First published June, 2014
As the summer draws near I am thinking about the key elements of good and great leadership and the management of people. There are many. ‘Google’ the top 10 traits of great leaders and you will find 20-30 unique traits over numerous lists.
Today, I want to talk about honesty and integrity. These two words appear on everyone’s list. Samuel Johnson is quoted as saying “The first step toward greatness is to be honest.”
Over my years in business, for myself and for others, I was often challenged by a decision I had to make regarding a course of action, a conversation or a plan. I had to decide between door #1 and door #2. Each was legal and above board. But one door would lead me into a space that I would question or feel ever so slightly guilty about. In one case, I wouldn’t tell the whole truth, but the results favoured me over someone else. In another case, one of the options would mean that I would always know that I got the deal by slightly altering the truth about a competitor. And then there was the day that I had the option of cutting a big corner to get a job done – knowing that it would be years until anyone noticed, but that I would be long gone by then.
Many people will look at ethics and honesty as grey as opposed to black and white. This is a mistake. There is nothing grey about being ethical and honest. These people will tell you that we are all sinners – it’s just a matter of scale. No. The decisions we make everyday land on one side or the other – never on the fence.
As the beacon of your team, your company, your division, people will look to you as an example. Cut a corner, make an exception, act slightly unethically and they will ALL take note.
And without honesty and integrity there is no trust.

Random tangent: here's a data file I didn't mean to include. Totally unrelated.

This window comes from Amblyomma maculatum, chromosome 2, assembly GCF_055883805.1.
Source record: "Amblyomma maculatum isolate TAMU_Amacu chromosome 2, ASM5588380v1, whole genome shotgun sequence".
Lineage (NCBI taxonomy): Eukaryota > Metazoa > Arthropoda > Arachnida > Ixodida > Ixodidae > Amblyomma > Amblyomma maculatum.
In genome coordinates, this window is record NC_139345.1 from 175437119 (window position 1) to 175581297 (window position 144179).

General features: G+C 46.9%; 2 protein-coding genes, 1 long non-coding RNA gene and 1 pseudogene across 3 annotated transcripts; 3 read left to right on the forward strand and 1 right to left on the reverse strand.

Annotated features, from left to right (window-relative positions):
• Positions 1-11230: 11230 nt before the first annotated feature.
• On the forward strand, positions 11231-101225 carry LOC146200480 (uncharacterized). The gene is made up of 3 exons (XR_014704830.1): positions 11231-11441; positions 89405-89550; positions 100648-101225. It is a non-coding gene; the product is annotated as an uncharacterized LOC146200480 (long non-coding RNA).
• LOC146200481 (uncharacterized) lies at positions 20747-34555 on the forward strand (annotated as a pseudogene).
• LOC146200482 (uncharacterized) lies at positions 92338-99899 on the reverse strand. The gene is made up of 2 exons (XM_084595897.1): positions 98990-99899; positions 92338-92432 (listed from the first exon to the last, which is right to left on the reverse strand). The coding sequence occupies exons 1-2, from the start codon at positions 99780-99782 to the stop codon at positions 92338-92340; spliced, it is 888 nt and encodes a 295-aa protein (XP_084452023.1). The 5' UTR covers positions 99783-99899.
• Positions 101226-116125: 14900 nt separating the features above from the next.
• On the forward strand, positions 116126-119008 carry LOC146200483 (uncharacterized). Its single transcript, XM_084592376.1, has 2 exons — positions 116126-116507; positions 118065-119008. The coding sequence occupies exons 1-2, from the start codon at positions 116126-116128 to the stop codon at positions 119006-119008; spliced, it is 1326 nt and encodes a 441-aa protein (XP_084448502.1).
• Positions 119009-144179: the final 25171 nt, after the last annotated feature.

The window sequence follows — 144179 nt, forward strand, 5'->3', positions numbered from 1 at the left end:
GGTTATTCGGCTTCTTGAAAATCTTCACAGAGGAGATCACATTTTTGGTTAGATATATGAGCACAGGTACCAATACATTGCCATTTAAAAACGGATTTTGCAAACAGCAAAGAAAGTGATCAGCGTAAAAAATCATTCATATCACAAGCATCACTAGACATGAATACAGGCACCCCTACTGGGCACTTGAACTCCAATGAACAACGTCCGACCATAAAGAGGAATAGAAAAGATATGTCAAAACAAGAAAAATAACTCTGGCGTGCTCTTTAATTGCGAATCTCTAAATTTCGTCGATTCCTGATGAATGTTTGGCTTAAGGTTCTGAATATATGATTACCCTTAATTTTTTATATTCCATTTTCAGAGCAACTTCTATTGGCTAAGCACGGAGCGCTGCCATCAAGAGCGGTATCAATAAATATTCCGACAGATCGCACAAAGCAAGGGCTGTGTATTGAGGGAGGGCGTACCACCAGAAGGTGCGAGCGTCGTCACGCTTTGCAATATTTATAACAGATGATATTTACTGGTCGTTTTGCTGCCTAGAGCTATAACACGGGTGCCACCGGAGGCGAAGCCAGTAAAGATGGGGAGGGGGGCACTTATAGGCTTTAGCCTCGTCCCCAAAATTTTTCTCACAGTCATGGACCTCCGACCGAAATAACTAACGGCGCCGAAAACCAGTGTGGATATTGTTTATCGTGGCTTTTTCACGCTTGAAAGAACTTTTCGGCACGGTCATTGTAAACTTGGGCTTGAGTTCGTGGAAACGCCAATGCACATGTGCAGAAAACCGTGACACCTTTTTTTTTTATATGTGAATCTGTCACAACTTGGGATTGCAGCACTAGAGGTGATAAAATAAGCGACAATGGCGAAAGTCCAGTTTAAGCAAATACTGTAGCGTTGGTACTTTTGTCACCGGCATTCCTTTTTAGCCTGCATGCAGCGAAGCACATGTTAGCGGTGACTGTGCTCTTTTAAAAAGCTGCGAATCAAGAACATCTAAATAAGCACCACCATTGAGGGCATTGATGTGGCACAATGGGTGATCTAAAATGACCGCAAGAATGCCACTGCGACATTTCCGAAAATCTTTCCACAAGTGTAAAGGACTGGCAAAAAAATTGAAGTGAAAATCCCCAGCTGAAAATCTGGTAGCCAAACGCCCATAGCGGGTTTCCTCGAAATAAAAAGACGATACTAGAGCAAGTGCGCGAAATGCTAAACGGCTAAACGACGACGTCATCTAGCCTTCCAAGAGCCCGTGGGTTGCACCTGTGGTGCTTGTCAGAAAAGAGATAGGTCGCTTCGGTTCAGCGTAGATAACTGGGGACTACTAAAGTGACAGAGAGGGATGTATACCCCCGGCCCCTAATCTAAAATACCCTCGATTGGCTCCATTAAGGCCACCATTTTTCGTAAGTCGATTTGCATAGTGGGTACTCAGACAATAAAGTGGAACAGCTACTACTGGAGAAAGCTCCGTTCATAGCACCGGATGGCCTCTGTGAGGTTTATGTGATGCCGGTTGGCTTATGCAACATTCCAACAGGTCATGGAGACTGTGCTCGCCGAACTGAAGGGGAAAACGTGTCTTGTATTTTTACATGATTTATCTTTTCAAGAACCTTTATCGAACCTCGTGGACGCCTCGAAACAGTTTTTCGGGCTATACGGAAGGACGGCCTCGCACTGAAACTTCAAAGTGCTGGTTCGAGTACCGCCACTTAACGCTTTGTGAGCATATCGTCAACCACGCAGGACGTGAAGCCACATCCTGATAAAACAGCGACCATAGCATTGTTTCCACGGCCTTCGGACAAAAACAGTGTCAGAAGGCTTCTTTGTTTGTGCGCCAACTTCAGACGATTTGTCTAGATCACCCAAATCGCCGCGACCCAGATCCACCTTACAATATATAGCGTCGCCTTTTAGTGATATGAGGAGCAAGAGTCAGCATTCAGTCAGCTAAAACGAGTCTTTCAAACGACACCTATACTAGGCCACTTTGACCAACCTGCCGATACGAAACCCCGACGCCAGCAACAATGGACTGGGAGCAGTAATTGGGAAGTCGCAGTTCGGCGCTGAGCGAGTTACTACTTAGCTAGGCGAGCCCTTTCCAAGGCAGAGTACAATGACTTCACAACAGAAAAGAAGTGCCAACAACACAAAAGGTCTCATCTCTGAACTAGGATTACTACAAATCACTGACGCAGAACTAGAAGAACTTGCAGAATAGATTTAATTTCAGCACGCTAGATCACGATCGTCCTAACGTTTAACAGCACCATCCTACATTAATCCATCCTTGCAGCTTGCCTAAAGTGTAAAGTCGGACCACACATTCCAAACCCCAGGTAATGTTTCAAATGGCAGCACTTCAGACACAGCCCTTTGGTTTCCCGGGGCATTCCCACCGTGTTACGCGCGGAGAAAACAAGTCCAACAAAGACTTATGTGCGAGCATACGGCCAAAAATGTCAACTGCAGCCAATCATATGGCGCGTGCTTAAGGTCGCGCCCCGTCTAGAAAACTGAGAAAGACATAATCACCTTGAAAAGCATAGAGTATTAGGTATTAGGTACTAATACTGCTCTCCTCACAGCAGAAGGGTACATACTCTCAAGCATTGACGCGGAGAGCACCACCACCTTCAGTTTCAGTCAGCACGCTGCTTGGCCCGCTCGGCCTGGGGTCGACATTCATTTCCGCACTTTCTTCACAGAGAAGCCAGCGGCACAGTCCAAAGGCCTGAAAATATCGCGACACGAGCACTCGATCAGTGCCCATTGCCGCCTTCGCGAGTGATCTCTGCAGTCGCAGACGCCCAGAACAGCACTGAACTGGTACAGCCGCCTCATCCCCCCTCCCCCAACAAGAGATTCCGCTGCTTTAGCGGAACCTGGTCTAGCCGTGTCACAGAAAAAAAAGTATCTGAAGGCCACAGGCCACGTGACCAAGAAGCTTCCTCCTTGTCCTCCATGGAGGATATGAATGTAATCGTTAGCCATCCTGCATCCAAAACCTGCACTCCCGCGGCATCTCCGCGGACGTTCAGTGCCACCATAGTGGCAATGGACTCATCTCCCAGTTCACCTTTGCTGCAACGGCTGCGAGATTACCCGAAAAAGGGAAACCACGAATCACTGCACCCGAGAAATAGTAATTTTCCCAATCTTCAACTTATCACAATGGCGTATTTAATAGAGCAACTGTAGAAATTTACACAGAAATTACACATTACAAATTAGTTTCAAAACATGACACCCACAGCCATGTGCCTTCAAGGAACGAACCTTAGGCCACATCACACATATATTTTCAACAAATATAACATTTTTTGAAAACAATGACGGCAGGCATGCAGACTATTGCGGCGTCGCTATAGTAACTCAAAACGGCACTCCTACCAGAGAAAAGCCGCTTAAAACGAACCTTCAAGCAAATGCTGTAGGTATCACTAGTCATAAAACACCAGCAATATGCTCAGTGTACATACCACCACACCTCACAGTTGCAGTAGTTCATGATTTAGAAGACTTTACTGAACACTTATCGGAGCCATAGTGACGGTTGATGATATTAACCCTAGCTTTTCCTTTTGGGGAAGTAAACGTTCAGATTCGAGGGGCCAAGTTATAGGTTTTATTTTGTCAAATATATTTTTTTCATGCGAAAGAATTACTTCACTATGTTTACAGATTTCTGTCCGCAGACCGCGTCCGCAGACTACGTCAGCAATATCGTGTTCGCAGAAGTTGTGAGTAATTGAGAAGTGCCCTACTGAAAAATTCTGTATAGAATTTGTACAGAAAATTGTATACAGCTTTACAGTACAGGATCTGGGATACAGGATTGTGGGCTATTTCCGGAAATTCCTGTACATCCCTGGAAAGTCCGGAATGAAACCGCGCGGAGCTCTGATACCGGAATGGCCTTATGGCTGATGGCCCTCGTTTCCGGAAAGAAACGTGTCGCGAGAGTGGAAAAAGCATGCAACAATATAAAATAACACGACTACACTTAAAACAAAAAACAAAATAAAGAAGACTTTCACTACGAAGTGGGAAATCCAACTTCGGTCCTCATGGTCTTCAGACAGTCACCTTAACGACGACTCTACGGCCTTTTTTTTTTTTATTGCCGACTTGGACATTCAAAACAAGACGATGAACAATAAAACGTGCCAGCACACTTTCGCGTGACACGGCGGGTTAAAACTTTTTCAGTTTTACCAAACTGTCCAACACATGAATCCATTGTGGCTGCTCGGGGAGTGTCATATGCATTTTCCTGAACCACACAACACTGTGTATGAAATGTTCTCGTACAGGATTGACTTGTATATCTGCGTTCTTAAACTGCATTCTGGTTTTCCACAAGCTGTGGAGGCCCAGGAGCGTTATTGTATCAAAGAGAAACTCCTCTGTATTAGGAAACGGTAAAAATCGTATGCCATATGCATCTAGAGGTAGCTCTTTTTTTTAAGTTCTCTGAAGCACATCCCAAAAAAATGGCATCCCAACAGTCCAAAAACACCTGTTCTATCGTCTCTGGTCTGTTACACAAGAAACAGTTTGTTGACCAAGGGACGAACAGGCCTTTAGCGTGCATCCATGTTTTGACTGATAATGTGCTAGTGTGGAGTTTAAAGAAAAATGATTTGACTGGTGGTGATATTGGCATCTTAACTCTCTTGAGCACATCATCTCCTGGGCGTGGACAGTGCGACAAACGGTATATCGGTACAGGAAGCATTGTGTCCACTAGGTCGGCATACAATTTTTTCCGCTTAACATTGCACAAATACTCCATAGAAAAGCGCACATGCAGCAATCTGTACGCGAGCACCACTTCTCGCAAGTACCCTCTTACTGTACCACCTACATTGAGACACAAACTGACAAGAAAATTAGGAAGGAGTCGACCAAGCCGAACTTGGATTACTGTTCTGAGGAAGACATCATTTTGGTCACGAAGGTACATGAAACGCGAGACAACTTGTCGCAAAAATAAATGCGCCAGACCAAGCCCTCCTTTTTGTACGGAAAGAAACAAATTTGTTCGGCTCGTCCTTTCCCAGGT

Jim Clemmer is a writer on all things about leadership. In a recent post he says: “Honesty and integrity are motherhood leadership. And they should be. They are fundamental to leadership. Honesty and integrity produce trust, which produces high levels of confidence. High confidence encourages people to dream and to reach for new horizons. High confidence fosters risk-taking. Risk-taking and initiative are fundamental to organizational change and improvement.“
Our ability to lead others is directly related to our ability to forge strong relationships. Strong relationships are dependent upon trust. Trust provides the glue.
As a leader of a team or group or a whole company we are being asked to communicate information about many things. Strategy, results, plans, deals and more. Some of us will look at the details of the brief and think about twisting the information ever so slightly in order to hide or exaggerate something. No one will know.
A recent survey by The Discovery Group, a company specializing in employee opinion surveys, found that 52% of employees don’t believe the information they receive from management. Misinformation fosters a lack of trust. It will infiltrate all parts of the business going forward. Can you believe that… 52% don’t believe what management says!
This highlights an important point. Honesty is not just about telling the truth. It is just as much about telling all of the truth. Holding back information or even hiding information will eventually catch up on us. Trust gone. The power of your leadership gone.
As a great leader you need to set an example for everyone around you. You need to establish a standard of behavior that includes how you communicate, how you act, how you react and how you interact.
Jack Zenger is a regular contributor to Forbes Magazine. He recently posted: “Our ability and courage to speak honestly with one another is most certainly at the heart of treating one another with respect. Indeed, our research on this leadership quality of integrity paints an interesting picture. We found that leaders who received high scores on honesty and integrity also received high scores on the following five behaviors:
2. Act with humility
3. Listen with great intensity
4. Make decisions carefully
5. Act assertively
Trust, leadership and integrity all lead to other key traits of great leaders. A great career needs a strong foundation of honesty.